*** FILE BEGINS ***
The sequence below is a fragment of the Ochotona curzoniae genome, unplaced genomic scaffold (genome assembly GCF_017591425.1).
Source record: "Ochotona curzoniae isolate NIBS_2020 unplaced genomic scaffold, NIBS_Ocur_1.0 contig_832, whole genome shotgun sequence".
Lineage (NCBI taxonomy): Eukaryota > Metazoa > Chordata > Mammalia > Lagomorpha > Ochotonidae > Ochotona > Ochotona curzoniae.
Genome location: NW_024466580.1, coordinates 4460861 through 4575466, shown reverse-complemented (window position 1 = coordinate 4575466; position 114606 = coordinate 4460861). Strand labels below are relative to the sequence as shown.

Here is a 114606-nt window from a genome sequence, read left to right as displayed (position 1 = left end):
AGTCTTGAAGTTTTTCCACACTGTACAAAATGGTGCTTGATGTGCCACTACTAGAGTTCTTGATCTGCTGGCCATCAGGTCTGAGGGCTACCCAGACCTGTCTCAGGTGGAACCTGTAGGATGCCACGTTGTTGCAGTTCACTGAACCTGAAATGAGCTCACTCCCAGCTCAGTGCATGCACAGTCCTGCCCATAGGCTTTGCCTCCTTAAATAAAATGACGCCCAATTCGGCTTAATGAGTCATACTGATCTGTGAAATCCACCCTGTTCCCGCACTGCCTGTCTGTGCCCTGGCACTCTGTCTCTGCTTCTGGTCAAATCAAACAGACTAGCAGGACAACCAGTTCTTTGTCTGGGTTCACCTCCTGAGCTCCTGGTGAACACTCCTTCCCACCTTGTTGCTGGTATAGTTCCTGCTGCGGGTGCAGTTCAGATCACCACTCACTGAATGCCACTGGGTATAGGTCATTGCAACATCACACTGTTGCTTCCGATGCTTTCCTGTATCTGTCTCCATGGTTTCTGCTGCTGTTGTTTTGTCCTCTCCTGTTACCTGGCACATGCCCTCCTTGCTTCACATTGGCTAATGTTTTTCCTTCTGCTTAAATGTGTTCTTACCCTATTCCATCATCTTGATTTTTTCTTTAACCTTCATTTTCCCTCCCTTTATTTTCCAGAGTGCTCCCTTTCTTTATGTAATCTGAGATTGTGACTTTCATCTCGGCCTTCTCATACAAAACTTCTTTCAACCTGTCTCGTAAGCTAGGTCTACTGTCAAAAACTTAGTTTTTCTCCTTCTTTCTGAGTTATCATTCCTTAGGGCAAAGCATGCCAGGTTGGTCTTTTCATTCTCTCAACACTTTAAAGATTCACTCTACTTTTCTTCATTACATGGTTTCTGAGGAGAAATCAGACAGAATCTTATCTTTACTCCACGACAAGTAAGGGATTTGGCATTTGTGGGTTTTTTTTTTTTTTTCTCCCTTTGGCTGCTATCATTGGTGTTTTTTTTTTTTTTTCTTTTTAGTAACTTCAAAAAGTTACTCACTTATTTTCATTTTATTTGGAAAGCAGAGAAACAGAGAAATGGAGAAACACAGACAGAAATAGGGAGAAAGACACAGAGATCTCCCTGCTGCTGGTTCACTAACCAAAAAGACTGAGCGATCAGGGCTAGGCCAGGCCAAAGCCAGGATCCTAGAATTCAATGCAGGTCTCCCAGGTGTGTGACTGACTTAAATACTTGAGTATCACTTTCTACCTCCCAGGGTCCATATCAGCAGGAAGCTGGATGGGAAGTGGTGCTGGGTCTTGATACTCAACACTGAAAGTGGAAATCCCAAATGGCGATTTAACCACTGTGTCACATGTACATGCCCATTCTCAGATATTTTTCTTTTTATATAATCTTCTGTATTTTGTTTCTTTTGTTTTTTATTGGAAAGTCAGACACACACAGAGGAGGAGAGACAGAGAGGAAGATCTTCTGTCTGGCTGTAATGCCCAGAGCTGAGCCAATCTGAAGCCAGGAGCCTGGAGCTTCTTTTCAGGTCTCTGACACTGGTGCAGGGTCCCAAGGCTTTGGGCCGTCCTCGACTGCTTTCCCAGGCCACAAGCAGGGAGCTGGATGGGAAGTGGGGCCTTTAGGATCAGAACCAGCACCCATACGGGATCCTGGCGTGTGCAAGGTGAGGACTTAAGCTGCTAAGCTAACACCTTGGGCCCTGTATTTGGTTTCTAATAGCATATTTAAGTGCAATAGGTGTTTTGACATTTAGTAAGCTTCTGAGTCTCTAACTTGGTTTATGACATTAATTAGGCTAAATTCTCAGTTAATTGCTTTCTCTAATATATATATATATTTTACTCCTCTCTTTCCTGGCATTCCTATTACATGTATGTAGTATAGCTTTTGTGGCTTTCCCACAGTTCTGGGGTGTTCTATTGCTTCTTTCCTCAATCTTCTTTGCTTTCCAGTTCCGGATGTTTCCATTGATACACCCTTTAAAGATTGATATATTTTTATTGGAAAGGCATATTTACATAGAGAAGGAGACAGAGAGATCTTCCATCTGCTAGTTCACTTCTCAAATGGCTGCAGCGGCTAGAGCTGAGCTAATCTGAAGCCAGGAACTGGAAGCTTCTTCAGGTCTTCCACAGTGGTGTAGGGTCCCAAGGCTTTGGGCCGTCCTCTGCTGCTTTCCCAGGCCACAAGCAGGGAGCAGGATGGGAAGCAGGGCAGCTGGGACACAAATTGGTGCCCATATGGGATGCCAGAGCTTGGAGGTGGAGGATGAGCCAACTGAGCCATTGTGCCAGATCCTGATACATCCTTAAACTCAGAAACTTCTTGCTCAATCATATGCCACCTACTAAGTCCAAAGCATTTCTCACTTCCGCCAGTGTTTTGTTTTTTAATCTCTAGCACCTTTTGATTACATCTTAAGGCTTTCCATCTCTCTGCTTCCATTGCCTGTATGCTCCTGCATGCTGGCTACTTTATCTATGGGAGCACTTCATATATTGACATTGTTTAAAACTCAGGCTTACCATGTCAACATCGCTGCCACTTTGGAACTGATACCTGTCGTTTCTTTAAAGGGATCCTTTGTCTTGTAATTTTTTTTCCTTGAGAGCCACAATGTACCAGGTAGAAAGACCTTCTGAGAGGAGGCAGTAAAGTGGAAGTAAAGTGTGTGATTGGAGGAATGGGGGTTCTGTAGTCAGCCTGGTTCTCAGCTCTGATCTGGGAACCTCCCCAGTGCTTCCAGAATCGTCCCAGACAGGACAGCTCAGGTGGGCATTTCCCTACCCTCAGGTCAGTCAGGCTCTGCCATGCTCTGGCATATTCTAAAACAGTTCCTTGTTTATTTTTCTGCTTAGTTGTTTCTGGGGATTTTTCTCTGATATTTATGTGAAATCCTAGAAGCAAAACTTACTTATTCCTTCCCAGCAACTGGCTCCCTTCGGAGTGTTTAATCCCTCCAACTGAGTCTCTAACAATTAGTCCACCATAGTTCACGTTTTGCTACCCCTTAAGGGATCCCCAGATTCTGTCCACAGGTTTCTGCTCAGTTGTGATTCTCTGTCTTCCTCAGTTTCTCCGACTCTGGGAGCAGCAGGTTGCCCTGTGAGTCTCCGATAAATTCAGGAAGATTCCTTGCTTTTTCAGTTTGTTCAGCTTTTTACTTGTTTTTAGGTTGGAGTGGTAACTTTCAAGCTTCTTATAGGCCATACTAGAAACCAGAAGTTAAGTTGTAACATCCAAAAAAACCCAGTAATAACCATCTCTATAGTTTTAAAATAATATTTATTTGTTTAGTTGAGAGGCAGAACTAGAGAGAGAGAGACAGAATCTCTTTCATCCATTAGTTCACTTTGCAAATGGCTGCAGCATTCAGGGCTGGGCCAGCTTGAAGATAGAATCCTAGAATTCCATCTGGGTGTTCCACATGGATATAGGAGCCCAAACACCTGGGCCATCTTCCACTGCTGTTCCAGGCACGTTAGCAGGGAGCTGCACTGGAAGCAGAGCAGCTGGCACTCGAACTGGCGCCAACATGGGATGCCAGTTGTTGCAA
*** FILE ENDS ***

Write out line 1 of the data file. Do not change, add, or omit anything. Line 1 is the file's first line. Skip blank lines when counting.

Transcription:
The sequence below is a fragment of the Ochotona curzoniae genome, unplaced genomic scaffold (genome assembly GCF_017591425.1).